The participants were told what the research question was and informed on why the researcher was doing this research project. The reason for why this particular question was chosen was also told to the participants. The reason is that there are a lot of diseases associated with the female reproductive system in the researcher’s family and therefore the researcher found the female reproductive system very interesting. The researcher found the question very interesting and decided to research more into it. All the parents of the participants who were under 18 were also told about the research question and were asked to give their consent for their daughters to partake in the survey as information on periods is very private. The research question which is the effect of sports and exercise on the menstruation cycle does not disadvantage any group as most participants were told that if they did not want to partake in the survey, they did not have to. There was no risk to any of the participants as the experiment involved getting information about past missed periods and not inducing a missed period. The researcher made sure to tell all the participants that the information will remain anonymous as the participants would not have to write their name down on the survey and the researcher made sure to never look at what each of the participants had written on the questionnaire until it was time to analyse all the results. By the time the researcher looked at the results, the questionnaires were all mixed up and there was no way of knowing which person filled which questionnaire. The data was safely kept in a folder and was then added to the appendix.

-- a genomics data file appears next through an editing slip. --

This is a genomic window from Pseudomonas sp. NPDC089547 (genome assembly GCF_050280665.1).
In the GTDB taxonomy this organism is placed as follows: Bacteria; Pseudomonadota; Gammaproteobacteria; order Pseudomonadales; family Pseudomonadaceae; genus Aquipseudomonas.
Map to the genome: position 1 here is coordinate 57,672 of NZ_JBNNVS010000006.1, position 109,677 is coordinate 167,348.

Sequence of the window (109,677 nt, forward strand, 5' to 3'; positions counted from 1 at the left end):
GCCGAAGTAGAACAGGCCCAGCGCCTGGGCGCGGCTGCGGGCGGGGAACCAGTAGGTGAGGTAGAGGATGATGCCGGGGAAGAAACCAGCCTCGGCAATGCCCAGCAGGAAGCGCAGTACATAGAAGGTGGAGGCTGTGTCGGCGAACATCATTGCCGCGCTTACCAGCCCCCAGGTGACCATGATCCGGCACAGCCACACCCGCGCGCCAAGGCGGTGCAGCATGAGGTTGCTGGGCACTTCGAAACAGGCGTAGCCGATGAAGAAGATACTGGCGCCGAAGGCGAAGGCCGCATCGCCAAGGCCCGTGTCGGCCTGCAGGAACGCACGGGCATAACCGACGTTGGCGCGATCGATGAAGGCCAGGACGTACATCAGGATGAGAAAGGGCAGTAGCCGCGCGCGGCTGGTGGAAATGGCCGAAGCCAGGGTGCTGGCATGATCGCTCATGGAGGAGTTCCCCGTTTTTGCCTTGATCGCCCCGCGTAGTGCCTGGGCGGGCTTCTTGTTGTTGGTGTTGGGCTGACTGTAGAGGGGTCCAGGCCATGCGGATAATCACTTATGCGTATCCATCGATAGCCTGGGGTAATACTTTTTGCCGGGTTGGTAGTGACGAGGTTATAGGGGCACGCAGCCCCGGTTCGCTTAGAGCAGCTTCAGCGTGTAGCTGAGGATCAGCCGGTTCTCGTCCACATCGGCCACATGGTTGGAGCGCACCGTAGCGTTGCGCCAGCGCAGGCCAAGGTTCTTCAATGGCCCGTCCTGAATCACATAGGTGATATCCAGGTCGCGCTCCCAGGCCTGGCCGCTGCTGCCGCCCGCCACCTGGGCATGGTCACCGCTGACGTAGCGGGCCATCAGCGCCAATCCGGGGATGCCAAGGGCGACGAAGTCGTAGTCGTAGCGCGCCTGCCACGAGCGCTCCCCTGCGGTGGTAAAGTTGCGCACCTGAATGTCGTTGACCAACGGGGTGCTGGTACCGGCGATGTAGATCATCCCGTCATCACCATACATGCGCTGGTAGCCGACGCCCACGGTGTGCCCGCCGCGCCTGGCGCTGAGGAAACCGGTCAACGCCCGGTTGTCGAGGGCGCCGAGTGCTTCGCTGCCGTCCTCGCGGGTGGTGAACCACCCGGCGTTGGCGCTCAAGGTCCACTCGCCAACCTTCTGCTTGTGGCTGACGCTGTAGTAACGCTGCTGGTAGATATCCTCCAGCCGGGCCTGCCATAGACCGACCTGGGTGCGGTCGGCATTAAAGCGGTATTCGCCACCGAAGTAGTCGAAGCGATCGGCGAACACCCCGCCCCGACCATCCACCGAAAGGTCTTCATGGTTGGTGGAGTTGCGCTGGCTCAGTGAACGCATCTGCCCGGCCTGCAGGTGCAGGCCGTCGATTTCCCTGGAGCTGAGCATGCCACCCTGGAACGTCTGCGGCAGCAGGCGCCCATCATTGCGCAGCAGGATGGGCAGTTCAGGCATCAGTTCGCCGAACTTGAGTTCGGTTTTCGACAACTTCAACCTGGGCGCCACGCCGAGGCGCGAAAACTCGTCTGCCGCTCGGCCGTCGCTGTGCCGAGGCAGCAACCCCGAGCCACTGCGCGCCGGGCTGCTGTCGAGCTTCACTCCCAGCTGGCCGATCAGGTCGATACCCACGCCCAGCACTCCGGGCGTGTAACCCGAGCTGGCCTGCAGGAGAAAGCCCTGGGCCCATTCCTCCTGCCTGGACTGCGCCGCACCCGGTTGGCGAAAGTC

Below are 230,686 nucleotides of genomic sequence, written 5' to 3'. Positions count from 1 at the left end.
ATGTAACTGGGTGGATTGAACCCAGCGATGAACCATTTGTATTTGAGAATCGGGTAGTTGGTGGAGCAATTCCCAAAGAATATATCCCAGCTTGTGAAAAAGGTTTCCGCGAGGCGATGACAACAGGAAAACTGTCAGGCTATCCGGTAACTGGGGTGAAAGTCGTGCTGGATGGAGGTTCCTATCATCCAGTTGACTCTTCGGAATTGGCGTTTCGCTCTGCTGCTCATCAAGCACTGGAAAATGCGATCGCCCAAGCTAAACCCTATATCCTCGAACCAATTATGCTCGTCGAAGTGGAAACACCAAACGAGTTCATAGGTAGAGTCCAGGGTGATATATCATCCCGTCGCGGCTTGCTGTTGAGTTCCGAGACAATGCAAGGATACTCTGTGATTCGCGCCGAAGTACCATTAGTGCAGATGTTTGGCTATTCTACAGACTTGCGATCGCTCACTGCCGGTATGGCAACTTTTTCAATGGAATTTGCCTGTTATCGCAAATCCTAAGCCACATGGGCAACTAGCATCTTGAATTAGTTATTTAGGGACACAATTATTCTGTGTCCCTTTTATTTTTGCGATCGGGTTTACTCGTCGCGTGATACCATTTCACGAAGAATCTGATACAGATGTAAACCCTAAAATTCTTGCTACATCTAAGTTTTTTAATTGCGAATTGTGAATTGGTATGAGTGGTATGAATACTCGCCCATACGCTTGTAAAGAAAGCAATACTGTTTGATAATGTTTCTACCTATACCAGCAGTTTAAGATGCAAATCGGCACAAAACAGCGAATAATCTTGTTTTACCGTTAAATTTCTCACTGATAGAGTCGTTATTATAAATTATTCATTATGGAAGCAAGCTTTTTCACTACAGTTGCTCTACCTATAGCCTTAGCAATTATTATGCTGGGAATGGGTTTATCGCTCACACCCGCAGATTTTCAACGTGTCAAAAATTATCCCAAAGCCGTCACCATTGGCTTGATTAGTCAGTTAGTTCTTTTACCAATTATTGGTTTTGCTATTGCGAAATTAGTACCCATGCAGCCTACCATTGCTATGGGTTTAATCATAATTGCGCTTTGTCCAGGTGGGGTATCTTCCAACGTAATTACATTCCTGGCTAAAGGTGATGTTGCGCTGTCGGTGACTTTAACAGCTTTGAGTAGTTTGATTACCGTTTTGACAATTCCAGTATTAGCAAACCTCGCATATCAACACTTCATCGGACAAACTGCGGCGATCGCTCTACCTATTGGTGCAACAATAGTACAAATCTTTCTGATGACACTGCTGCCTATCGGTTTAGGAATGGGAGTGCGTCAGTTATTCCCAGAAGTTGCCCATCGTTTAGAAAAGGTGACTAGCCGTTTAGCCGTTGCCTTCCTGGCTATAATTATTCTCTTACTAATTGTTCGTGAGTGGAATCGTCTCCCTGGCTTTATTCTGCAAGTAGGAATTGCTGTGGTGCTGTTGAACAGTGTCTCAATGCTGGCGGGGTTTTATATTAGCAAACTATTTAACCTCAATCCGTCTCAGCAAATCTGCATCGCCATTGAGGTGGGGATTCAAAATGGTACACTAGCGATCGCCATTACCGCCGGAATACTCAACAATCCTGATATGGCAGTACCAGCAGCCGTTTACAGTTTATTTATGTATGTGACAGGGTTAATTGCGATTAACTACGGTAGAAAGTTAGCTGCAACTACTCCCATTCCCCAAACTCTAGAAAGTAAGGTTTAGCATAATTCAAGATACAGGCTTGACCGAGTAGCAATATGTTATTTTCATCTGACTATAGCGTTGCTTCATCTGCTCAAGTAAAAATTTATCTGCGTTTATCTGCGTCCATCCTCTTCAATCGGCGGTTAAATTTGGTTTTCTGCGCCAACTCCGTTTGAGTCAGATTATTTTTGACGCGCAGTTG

Presentation of Findings
The data presented will show the effects that both sports and exercise has on the menstrual cycle. The data will prove the hypothesis that lots of sports and exercise will cause disturbances in the menstrual cycle and therefore cause a missed period. There are 50 participants in the data and are all aged from 16 to 50 years old and are all female as only females have a menstrual cycle. The data will be shown in two ways. First it will be shown in a table and the table will show the exact number of people and then that data will be converted into a percentage and will be shown on a bar graph. It will be converted into a percentage because each group does not have the same number of people so it would not be possible to compare the data unless it is a percentage.